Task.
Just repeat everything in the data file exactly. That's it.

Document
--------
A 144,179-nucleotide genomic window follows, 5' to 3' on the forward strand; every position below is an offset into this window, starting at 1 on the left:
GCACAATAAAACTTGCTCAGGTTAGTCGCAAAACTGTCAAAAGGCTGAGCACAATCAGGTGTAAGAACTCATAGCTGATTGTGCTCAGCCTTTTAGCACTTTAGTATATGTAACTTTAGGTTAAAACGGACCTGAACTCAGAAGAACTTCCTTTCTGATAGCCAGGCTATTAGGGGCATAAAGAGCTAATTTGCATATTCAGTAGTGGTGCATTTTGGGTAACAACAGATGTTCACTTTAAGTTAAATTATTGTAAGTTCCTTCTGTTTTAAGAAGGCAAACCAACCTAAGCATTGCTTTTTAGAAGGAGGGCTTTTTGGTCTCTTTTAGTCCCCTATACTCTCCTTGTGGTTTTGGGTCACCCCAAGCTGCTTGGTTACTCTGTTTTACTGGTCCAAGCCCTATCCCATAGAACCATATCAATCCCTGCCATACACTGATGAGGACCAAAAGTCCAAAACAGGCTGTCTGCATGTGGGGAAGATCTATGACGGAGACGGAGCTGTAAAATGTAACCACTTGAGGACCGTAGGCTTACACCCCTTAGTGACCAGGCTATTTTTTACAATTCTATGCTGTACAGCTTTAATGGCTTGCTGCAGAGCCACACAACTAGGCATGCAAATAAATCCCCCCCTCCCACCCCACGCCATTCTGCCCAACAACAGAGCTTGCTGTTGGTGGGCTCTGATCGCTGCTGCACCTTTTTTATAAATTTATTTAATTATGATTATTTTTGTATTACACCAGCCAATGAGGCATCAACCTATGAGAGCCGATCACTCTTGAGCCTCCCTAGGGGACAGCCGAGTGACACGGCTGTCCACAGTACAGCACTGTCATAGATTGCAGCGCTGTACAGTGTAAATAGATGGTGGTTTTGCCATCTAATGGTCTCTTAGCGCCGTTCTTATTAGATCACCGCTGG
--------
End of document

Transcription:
A 144,179-nucleotide genomic window follows, 5' to 3' on the forward strand; every position below is an offset into this window, starting at 1 on the left:
GCACAATAAAACTTGCTCAGGTTAGTCGCAAAACTGTCAAAAGGCTGAGCACAATCAGGTGTAAGAACTCATAGCTGATTGTGCTCAGCCTTTTAGCACTTTAGTATATGTAACTTTAGGTTAAAACGGACCTGAACTCAGAAGAACTTCCTTTCTGATAGCCAGGCTATTAGGGGCATAAAGAGCTAATTTGCATATTCAGTAGTGGTGCATTTTGGGTAACAACAGATGTTCACTTTAAGTTAAATTATTGTAAGTTCCTTCTGTTTTAAGAAGGCAAACCAACCTAAGCATTGCTTTTTAGAAGGAGGGCTTTTTGGTCTCTTTTAGTCCCCTATACTCTCCTTGTGGTTTTGGGTCACCCCAAGCTGCTTGGTTACTCTGTTTTACTGGTCCAAGCCCTATCCCATAGAACCATATCAATCCCTGCCATACACTGATGAGGACCAAAAGTCCAAAACAGGCTGTCTGCATGTGGGGAAGATCTATGACGGAGACGGAGCTGTAAAATGTAACCACTTGAGGACCGTAGGCTTACACCCCTTAGTGACCAGGCTATTTTTTACAATTCTATGCTGTACAGCTTTAATGGCTTGCTGCAGAGCCACACAACTAGGCATGCAAATAAATCCCCCCCTCCCACCCCACGCCATTCTGCCCAACAACAGAGCTTGCTGTTGGTGGGCTCTGATCGCTGCTGCACCTTTTTTATAAATTTATTTAATTATGATTATTTTTGTATTACACCAGCCAATGAGGCATCAACCTATGAGAGCCGATCACTCTTGAGCCTCCCTAGGGGACAGCCGAGTGACACGGCTGTCCACAGTACAGCACTGTCATAGATTGCAGCGCTGTACAGTGTAAATAGATGGTGGTTTTGCCATCTAATGGTCTCTTAGCGCCGTTCTTATTAGATCACCGCTGG